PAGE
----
Religious Beliefs

How is the devil significant for Christians?

The English word “devil” comes from the Greek diabolos, meaning “one who throws something against”—in short, a disruptive power or presence. In the Gospels, Jesus deals with many such presences. Sometimes the presence is associated with a physical disease, sometimes with what seems to be a form of psychosis. There is a subtle distinction between a devil and an evil spirit, the latter being a soul gone awry under the influence of the former. According to tradition, the only difference between an angel and a devil is that a devil has made a choice that caused the loss of divine grace. Lucifer, “Bearer of Light,” is the name of the angel who first separated himself definitively from God and got the name Satan or “adversary.” Others are said to have followed his example and joined an army of malevolence under Satan’s lead.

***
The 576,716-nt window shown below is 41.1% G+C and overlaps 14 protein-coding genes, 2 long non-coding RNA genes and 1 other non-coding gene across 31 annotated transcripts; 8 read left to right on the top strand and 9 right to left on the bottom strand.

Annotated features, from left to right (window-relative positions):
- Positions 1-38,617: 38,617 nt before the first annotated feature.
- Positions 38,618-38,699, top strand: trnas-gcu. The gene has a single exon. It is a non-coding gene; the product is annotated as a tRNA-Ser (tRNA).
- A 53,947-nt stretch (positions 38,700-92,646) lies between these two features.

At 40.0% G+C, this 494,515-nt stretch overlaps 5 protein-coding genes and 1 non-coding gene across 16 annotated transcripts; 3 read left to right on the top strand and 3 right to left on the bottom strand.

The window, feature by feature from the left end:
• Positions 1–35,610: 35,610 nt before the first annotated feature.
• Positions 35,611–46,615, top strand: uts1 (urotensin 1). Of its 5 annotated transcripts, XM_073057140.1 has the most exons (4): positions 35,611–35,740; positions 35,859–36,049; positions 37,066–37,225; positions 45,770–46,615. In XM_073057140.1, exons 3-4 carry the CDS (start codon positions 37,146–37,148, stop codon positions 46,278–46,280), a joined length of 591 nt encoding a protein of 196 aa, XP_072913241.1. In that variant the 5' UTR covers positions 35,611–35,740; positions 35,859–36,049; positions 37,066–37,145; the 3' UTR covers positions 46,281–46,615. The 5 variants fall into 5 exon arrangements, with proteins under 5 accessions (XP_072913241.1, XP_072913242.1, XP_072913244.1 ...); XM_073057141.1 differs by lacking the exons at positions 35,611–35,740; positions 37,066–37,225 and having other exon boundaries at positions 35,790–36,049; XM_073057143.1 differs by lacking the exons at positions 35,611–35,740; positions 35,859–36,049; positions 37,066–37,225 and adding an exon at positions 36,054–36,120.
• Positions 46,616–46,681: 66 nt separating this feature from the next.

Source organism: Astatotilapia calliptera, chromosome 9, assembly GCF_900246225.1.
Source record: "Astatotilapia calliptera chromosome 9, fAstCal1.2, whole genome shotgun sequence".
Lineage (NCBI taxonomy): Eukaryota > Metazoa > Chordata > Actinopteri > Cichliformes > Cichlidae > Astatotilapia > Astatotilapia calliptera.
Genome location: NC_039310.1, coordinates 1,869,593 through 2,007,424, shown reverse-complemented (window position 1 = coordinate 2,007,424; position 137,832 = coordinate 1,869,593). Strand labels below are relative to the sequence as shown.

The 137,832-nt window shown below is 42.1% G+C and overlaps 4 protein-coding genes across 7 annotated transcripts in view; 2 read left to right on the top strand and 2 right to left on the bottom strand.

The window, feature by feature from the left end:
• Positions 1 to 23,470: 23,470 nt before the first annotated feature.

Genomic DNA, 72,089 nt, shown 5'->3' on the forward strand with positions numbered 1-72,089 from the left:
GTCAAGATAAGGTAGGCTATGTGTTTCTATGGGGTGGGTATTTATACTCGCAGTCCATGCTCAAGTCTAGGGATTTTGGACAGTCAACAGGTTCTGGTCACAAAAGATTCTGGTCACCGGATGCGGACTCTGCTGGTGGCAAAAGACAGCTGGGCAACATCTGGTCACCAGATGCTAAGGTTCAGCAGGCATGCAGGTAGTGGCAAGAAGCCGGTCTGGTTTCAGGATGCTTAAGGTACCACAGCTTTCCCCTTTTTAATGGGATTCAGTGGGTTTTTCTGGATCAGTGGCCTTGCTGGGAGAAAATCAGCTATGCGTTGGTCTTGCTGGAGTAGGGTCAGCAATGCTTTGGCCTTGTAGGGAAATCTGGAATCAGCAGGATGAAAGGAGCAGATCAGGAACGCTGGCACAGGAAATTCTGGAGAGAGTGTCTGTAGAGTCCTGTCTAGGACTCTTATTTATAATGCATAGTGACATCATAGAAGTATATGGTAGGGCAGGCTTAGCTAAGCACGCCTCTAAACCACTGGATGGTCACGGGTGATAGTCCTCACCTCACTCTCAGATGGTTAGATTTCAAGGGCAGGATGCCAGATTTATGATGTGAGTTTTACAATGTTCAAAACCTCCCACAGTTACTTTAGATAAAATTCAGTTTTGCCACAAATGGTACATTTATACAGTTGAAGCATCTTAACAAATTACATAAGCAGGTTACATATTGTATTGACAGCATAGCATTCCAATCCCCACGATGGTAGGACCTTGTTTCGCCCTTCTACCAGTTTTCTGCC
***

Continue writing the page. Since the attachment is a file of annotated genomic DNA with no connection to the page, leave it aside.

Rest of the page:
In one of the few remaining mythological elements in Christian tradition, Satan does battle against the forces of good represented by the Holy Spirit. At the end of time, Satan and his minions will suffer crushing defeat. Homage to the devil remains a feature of folk traditions among Christians in many parts of the world. In a mountainside cave in Guatemala overlooking Lake Atitlan, for example, locals still show interested visitors the remnants of chickens sacrificed to “the Prince of the World,” represented oddly by a stone cross on the wall. This is not the same as Satanism or devil worship as such, but an acknowledgment of the continuing presence of evil in the world. Popular lore has cloaked the devil in red, given him horns, a pointed tail, and a pitchfork, but imagery of that sort does not have biblical roots.


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